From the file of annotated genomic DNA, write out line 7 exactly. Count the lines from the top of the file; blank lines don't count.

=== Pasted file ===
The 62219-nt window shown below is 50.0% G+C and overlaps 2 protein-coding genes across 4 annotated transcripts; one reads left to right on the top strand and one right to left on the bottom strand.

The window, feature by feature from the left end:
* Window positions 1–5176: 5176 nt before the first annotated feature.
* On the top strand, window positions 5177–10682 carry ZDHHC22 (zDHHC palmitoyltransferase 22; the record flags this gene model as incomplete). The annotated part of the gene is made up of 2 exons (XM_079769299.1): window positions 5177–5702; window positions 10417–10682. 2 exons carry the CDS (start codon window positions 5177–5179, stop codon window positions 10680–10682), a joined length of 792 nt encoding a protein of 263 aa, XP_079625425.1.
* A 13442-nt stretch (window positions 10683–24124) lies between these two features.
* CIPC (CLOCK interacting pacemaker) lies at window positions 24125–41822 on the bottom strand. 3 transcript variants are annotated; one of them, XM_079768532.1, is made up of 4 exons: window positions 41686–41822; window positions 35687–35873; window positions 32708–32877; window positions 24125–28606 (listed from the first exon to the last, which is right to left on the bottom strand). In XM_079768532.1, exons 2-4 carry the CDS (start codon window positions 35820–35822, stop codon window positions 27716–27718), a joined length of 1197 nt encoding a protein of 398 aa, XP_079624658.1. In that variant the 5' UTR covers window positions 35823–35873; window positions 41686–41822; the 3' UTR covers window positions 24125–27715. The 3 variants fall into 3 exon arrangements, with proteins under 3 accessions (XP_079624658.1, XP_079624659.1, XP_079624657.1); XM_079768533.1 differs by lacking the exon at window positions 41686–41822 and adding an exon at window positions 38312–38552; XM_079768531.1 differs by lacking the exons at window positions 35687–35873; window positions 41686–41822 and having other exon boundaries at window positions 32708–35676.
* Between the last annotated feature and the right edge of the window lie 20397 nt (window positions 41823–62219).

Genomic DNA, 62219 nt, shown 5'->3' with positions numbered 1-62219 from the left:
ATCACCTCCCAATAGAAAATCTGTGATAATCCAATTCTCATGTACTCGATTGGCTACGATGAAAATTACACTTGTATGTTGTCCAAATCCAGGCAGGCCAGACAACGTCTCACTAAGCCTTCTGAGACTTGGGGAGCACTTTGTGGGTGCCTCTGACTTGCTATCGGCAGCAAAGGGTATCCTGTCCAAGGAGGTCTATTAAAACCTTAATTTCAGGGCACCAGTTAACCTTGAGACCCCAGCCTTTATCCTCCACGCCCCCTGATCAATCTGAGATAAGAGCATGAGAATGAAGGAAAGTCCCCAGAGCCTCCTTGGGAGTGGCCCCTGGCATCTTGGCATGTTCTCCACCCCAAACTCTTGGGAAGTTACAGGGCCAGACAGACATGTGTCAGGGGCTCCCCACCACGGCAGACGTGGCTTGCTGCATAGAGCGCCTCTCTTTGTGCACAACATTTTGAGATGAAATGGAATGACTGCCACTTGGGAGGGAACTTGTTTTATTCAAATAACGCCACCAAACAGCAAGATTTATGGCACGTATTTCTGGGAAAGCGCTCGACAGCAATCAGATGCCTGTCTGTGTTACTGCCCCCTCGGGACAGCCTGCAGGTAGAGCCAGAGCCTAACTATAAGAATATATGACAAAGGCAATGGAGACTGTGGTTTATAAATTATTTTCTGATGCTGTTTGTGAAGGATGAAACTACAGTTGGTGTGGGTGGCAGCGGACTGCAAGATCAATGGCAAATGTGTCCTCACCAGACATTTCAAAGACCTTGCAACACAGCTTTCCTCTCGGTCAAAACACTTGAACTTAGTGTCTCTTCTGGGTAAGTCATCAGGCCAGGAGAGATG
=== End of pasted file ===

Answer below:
* Between the last annotated feature and the right edge of the window lie 20397 nt (window positions 41823–62219).